The next two weeks saw sluggish play against bad teams in the Browns and Bengals. On the road at Cleveland, New England trailed 16-3 in the third quarter. Eason threw a 42-yard touchdown strike to Starring to get the Pats back in the game and they eventually won 17-16. A 14-3 deficit at home to Cincinnati persisted into the third quarter. This time Eason did it with his legs, running for TDs from 13 and 25 yards out. Tatupu ran for 93 in the more conventional running game. The Patriots escaped 20-14.

New England was 5-2 and ready for a visit from frontunning Miami. But in the midst of the winning, a rebellion was brewing. The players couldn’t stand Meyer. After a 44-24 loss to the team that would eventually make the Super Bowl out of the AFC, the front office made a change. Meyer was out.

The man who got the call was Raymond Berry. Once the favorite receiver of Johnny Unitas in Baltimore, Berry had been part of the staff in Foxboro during the tenures of Chuck Fairbanks and Ron Erhardt. Both had success until the collapse of 1981 when Meyer came in and cleaned house. Berry worked as a real estate agent in nearby Medfield until he got the call to come back and settle the locker room down.

Berry’s first game was the home date with the Jets. New York was a mediocre team, but they jumped out to leads of 10-0 early and 20-3 at the half. For the second time this season, New England would make a blazing comeback. Eason finished 23/35 for 273 yards. James was the man getting the carries now and he added 79 yards on the ground. The Pats won 30-20.

Now it was time for a big road trip to Denver. The Broncos were having a big year in John Elway’s second season and ultimately ended up as the 2-seed in the AFC playoffs. New England played well in Mile High Stadium, but missed opportunities would haunt them.

Two drives near the end zone ended in field goals and the game was tied 19-19 late. The Patriots were still driving for the go-ahead points when they fumbled and watched Bronco safety Dennis Smith scoop and score from 64 yards out. A good effort ended in a tough 26-19 loss.

Bad opponents awaited in Buffalo and Indianapolis and New England took full advantage. They got eight sacks against the Bills and blew open a tie game in the third quarter, en route to a 38-10 win. Eason then enjoyed the indoor climate of Indy and carved up the Colts to the tune of 29/42, 291 yards, four touchdowns with nary a mistake to be found. Ramsey caught eight balls for 104 yards. The 50-17 blasting lifted the Patriot record to 8-4.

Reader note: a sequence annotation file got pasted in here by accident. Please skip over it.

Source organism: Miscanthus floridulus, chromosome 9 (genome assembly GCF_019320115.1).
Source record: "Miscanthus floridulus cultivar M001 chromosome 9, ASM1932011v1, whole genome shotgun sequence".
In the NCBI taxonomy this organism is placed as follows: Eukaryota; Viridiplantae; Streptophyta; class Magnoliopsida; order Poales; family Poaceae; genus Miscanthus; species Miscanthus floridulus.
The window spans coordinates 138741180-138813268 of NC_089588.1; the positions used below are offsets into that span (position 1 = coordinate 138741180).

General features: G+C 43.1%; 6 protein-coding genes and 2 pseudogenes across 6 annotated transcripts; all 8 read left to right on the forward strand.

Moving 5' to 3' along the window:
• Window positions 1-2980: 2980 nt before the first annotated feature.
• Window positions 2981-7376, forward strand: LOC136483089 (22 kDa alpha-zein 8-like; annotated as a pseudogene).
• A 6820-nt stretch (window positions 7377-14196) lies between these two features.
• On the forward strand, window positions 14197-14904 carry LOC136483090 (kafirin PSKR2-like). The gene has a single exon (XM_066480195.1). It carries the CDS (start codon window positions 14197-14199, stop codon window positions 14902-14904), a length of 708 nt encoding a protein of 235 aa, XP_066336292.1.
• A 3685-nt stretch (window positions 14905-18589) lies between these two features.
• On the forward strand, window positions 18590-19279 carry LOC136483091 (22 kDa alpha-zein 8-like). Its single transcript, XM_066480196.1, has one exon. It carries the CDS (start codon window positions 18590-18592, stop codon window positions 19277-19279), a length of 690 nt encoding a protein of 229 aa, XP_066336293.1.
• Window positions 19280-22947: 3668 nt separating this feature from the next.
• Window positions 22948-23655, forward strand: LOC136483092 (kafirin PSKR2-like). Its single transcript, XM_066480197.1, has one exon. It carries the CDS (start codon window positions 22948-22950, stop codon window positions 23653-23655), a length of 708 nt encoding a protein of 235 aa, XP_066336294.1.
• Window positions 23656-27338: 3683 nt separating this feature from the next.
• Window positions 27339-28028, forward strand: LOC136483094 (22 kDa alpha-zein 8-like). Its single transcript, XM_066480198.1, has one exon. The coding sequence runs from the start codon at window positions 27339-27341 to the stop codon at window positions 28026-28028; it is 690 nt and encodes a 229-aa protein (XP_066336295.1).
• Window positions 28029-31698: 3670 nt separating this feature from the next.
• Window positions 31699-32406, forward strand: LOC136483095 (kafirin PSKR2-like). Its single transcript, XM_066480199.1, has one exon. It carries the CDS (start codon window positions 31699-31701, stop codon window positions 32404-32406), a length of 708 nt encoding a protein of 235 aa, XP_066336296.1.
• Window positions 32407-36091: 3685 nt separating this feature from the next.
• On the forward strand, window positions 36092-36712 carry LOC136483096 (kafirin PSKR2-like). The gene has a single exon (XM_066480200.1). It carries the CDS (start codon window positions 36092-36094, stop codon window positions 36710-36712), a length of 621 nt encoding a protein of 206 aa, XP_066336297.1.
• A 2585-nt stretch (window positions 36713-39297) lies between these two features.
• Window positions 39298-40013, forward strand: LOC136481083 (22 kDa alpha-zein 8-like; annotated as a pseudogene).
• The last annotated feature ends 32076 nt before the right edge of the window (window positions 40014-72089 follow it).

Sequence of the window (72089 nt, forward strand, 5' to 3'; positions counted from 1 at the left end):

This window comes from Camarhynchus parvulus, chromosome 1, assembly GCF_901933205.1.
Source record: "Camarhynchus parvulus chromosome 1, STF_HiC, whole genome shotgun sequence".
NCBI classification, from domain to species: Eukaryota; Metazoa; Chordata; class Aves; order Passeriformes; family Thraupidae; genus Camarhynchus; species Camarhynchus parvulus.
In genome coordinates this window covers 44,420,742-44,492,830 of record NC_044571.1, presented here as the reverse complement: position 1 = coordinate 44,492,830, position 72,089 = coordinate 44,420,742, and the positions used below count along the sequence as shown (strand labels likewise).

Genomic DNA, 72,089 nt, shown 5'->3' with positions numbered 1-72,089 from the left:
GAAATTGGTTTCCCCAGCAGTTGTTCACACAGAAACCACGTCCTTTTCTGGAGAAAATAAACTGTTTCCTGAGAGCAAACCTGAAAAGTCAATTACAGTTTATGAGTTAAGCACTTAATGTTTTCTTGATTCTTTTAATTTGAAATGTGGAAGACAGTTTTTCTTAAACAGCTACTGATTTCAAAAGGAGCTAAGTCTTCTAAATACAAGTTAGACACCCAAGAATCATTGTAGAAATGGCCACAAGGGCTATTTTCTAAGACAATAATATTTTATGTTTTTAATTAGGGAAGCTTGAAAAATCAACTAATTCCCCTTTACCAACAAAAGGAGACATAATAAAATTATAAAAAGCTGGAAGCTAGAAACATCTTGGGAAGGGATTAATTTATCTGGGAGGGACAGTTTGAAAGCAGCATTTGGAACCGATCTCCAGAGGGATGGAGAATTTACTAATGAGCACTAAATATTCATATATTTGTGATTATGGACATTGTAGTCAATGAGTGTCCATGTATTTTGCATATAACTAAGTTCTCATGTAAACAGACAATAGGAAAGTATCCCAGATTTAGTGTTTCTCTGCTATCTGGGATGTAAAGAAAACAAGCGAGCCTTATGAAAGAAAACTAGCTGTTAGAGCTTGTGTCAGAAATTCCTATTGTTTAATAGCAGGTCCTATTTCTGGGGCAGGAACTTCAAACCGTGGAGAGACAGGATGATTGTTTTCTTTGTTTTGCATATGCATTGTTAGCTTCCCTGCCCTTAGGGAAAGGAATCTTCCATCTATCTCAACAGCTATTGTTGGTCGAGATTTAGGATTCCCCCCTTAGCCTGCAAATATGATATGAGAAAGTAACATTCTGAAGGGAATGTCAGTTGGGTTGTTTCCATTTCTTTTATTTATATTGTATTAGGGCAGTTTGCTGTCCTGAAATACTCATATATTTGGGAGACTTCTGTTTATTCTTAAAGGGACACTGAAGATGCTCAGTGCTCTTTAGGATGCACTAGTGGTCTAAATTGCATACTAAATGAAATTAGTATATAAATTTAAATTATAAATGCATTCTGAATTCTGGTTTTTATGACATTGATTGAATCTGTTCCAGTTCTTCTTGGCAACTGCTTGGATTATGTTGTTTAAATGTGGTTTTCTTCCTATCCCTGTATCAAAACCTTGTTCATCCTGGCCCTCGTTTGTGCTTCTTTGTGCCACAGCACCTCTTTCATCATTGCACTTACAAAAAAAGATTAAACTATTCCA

The bar for the playoffs was high in the AFC this year. Miami had control of the AFC East, but a wild-card berth was in play. The other contenders were in the AFC West, where Denver, Seattle and the Los Angeles Raiders were setting the pace. The Broncos were 11-1 and the Seahawks were 10-2. But the Raiders, the defending Super Bowl champs, were 8-4 like the Patriots.

It was poised to be a tough race for that final playoff spot. New England had to begin the stretch drive on Thanksgiving in Dallas. The Cowboys were facing a must-win spot themselves. They were 7-5 and this would end up being the team that ended a long string of playoff trips for the franchise.

But Eason made an uncharacteristic big mistake, throwing an early Pick-6 deep in his own end. The offensive line was a mess and allowed ten sacks. Even though James ran for 112 yards, the Patriots lost 20-17. On Sunday they watched the Raiders beat the Colts and go a game up in the wild-card race.

New England was still coming home to face a St. Louis Cardinals team that, while in the hunt for the NFC East, was a mediocre 7-6 coming in. What’s more, the Raiders had to go to Miami later in the afternoon. There was every reason to expect this race to be back even by day’s end.

Instead, the Patriots were awful. They were outrushed 220-87. They allowed another first-quarter defensive touchdown that set the tone. They lost 33-10. To make matters worse, the Raiders rose to the occasion and beat the Dolphins 45-34 for a national audience in the late afternoon TV window.

The playoff push was realistically over, but if anyone in New England harbored faint hopes, the Pats took care of those with another poor performance against another mediocre team from the NFC East. Eason was erratic in Philadelphia and even with James and Collins combining for 152 rush yards, the Patriots lost 27-17.

The home finale with Indianapolis (an AFC East team prior to the ’02 realignment) ended up anticlimactic. But if nothing else, New England restored some pride by dominating on the ground. James ran for 138 yards in a 16-10 win and that gave the Patriots a winning record at 9-7.

In spite of the late collapse, the franchise had finally found something. Eason was now the quarterback. James was settled in as the primary ball-carrier. Most important, the head coach now had the respect of the team. By 1985, the Patriots would be in the Super Bowl for the first time.